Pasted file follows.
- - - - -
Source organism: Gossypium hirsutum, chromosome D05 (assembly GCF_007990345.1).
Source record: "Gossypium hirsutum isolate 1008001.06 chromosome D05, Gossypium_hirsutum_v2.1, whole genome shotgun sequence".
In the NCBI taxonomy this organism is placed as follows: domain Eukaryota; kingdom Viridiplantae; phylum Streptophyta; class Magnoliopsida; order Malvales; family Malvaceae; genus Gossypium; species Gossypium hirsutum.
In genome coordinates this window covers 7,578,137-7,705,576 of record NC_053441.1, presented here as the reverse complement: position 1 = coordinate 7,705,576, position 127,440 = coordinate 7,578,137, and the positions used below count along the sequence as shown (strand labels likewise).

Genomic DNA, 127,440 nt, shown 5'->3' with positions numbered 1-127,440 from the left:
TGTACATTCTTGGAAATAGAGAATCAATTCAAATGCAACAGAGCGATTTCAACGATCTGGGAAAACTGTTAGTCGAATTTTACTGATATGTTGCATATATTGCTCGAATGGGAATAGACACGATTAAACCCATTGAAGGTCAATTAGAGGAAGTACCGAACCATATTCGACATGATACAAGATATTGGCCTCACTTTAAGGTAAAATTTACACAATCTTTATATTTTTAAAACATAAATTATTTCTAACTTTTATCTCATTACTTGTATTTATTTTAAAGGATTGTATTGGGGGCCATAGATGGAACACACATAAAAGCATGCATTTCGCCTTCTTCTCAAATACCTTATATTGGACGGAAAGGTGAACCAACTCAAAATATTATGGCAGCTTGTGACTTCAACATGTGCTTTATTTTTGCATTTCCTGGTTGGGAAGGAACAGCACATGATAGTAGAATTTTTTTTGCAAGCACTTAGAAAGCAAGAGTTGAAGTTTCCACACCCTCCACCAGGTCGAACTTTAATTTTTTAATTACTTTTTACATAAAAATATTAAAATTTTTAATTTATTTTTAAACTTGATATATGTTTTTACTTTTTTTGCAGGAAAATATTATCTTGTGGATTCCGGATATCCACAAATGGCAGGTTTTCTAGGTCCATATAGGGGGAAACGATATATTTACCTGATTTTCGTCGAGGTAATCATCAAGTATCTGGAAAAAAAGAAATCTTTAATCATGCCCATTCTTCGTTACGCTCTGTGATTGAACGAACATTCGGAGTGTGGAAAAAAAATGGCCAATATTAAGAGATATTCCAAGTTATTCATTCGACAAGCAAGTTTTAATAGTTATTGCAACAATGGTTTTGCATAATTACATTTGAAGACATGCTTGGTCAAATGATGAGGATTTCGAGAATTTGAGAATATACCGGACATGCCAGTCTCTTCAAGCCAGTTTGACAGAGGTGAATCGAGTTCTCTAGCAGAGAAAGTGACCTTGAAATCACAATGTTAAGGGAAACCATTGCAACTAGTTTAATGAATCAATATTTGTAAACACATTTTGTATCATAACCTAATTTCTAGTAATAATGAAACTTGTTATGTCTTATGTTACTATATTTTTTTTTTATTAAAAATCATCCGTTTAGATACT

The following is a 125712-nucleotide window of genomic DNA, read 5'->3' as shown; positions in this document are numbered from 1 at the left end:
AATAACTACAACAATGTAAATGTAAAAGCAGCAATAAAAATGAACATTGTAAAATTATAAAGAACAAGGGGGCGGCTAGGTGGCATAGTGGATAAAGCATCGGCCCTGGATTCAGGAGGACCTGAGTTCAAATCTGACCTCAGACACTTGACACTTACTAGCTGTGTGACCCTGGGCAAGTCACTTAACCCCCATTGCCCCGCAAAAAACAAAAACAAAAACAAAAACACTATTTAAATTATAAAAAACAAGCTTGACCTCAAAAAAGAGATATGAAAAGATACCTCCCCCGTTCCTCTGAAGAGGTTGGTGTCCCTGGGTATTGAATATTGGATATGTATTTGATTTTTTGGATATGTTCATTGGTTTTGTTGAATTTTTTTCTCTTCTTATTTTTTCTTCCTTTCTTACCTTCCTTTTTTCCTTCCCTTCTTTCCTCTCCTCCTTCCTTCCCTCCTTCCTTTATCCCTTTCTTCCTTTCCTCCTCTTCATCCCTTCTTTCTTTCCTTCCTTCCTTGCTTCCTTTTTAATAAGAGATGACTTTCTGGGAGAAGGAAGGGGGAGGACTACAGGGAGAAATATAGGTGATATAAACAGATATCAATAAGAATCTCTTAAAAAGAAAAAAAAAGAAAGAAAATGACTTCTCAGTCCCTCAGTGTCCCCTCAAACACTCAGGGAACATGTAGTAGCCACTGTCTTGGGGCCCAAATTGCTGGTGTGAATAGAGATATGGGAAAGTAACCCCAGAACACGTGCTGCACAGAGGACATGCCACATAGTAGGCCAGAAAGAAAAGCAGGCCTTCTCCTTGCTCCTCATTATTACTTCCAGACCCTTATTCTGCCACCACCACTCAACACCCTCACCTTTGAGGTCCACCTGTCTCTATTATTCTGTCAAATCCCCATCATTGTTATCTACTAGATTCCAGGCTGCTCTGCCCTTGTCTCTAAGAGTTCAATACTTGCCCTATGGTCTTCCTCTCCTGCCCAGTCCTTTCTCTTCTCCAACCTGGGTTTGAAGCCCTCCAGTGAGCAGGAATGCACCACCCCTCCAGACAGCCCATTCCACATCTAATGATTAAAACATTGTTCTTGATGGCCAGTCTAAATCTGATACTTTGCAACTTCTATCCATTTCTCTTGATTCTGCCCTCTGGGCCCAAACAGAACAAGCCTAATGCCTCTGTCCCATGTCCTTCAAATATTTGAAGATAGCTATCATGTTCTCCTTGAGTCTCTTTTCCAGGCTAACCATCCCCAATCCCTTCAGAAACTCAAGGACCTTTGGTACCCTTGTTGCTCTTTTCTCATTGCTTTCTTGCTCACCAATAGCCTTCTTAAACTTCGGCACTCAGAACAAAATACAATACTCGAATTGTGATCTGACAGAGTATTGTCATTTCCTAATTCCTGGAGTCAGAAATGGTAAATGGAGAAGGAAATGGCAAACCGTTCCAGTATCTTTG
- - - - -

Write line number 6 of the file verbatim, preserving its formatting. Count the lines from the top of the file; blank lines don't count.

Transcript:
TGTACATTCTTGGAAATAGAGAATCAATTCAAATGCAACAGAGCGATTTCAACGATCTGGGAAAACTGTTAGTCGAATTTTACTGATATGTTGCATATATTGCTCGAATGGGAATAGACACGATTAAACCCATTGAAGGTCAATTAGAGGAAGTACCGAACCATATTCGACATGATACAAGATATTGGCCTCACTTTAAGGTAAAATTTACACAATCTTTATATTTTTAAAACATAAATTATTTCTAACTTTTATCTCATTACTTGTATTTATTTTAAAGGATTGTATTGGGGGCCATAGATGGAACACACATAAAAGCATGCATTTCGCCTTCTTCTCAAATACCTTATATTGGACGGAAAGGTGAACCAACTCAAAATATTATGGCAGCTTGTGACTTCAACATGTGCTTTATTTTTGCATTTCCTGGTTGGGAAGGAACAGCACATGATAGTAGAATTTTTTTTGCAAGCACTTAGAAAGCAAGAGTTGAAGTTTCCACACCCTCCACCAGGTCGAACTTTAATTTTTTAATTACTTTTTACATAAAAATATTAAAATTTTTAATTTATTTTTAAACTTGATATATGTTTTTACTTTTTTTGCAGGAAAATATTATCTTGTGGATTCCGGATATCCACAAATGGCAGGTTTTCTAGGTCCATATAGGGGGAAACGATATATTTACCTGATTTTCGTCGAGGTAATCATCAAGTATCTGGAAAAAAAGAAATCTTTAATCATGCCCATTCTTCGTTACGCTCTGTGATTGAACGAACATTCGGAGTGTGGAAAAAAAATGGCCAATATTAAGAGATATTCCAAGTTATTCATTCGACAAGCAAGTTTTAATAGTTATTGCAACAATGGTTTTGCATAATTACATTTGAAGACATGCTTGGTCAAATGATGAGGATTTCGAGAATTTGAGAATATACCGGACATGCCAGTCTCTTCAAGCCAGTTTGACAGAGGTGAATCGAGTTCTCTAGCAGAGAAAGTGACCTTGAAATCACAATGTTAAGGGAAACCATTGCAACTAGTTTAATGAATCAATATTTGTAAACACATTTTGTATCATAACCTAATTTCTAGTAATAATGAAACTTGTTATGTCTTATGTTACTATATTTTTTTTTTATTAAAAATCATCCGTTTAGATACT